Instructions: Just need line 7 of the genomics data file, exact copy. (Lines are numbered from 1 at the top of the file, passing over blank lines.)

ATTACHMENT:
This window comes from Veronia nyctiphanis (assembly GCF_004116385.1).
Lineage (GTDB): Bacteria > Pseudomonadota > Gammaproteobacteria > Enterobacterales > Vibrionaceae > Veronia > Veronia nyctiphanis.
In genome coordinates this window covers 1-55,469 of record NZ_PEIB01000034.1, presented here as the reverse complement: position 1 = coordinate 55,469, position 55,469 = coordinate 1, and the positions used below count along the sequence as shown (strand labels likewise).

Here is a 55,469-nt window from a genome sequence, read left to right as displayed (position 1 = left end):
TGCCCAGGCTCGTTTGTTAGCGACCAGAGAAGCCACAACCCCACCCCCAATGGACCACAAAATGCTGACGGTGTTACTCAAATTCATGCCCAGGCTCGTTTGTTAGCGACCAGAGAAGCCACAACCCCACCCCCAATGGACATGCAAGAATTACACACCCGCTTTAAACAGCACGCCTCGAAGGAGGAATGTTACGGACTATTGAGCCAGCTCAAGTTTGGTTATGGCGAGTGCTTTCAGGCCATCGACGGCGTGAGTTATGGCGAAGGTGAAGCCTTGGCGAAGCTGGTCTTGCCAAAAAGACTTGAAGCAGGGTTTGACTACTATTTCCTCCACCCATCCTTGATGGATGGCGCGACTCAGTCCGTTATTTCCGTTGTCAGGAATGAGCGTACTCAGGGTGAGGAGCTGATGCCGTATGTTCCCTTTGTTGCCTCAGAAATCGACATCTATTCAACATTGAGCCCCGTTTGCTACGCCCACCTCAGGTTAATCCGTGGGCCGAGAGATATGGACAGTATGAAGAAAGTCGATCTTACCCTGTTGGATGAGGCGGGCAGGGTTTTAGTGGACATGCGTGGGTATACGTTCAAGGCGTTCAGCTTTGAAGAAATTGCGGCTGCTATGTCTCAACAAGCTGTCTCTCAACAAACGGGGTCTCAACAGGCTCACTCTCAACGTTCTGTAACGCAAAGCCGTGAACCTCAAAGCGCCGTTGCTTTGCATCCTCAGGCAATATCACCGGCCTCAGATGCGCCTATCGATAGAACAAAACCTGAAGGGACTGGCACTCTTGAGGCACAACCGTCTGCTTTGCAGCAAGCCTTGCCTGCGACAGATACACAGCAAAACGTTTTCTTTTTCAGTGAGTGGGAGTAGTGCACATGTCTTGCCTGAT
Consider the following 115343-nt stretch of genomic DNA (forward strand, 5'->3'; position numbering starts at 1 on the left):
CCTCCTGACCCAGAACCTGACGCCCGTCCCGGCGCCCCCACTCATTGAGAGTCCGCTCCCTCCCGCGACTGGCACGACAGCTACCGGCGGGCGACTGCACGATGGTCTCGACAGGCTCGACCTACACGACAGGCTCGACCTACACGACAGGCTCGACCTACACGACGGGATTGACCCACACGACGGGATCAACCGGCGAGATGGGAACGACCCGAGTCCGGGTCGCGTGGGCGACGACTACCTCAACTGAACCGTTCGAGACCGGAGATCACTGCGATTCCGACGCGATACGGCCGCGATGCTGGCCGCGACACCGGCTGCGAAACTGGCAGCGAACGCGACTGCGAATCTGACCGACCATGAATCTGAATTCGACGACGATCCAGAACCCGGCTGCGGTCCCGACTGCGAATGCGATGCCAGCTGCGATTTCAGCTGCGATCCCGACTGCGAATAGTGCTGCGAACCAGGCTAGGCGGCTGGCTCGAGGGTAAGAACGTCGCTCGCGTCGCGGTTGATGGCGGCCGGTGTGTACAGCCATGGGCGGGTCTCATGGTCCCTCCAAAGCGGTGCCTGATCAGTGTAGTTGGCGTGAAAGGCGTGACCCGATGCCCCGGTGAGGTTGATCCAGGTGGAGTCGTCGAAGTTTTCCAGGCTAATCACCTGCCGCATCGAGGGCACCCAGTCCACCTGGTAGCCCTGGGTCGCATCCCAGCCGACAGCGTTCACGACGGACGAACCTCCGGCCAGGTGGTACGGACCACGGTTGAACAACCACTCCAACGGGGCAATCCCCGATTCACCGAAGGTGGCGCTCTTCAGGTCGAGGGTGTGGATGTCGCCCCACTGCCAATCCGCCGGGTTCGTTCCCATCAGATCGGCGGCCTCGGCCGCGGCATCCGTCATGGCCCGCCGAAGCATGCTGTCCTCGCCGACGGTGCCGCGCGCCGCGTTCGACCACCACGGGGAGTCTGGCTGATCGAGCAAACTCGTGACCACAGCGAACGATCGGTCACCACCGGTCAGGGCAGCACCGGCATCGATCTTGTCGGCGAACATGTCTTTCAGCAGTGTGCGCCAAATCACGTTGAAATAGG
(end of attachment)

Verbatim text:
CCTCCTGACCCAGAACCTGACGCCCGTCCCGGCGCCCCCACTCATTGAGAGTCCGCTCCCTCCCGCGACTGGCACGACAGCTACCGGCGGGCGACTGCACGATGGTCTCGACAGGCTCGACCTACACGACAGGCTCGACCTACACGACAGGCTCGACCTACACGACGGGATTGACCCACACGACGGGATCAACCGGCGAGATGGGAACGACCCGAGTCCGGGTCGCGTGGGCGACGACTACCTCAACTGAACCGTTCGAGACCGGAGATCACTGCGATTCCGACGCGATACGGCCGCGATGCTGGCCGCGACACCGGCTGCGAAACTGGCAGCGAACGCGACTGCGAATCTGACCGACCATGAATCTGAATTCGACGACGATCCAGAACCCGGCTGCGGTCCCGACTGCGAATGCGATGCCAGCTGCGATTTCAGCTGCGATCCCGACTGCGAATAGTGCTGCGAACCAGGCTAGGCGGCTGGCTCGAGGGTAAGAACGTCGCTCGCGTCGCGGTTGATGGCGGCCGGTGTGTACAGCCATGGGCGGGTCTCATGGTCCCTCCAAAGCGGTGCCTGATCAGTGTAGTTGGCGTGAAAGGCGTGACCCGATGCCCCGGTGAGGTTGATCCAGGTGGAGTCGTCGAAGTTTTCCAGGCTAATCACCTGCCGCATCGAGGGCACCCAGTCCACCTGGTAGCCCTGGGTCGCATCCCAGCCGACAGCGTTCACGACGGACGAACCTCCGGCCAGGTGGTACGGACCACGGTTGAACAACCACTCCAACGGGGCAATCCCCGATTCACCGAAGGTGGCGCTCTTCAGGTCGAGGGTGTGGATGTCGCCCCACTGCCAATCCGCCGGGTTCGTTCCCATCAGATCGGCGGCCTCGGCCGCGGCATCCGTCATGGCCCGCCGAAGCATGCTGTCCTCGCCGACGGTGCCGCGCGCCGCGTTCGACCACCACGGGGAGTCTGGCTGATCGAGCAAACTCGTGACCACAGCGAACGATCGGTCACCACCGGTCAGGGCAGCACCGGCATCGATCTTGTCGGCGAACATGTCTTTCAGCAGTGTGCGCCAAATCACGTTGAAATAGG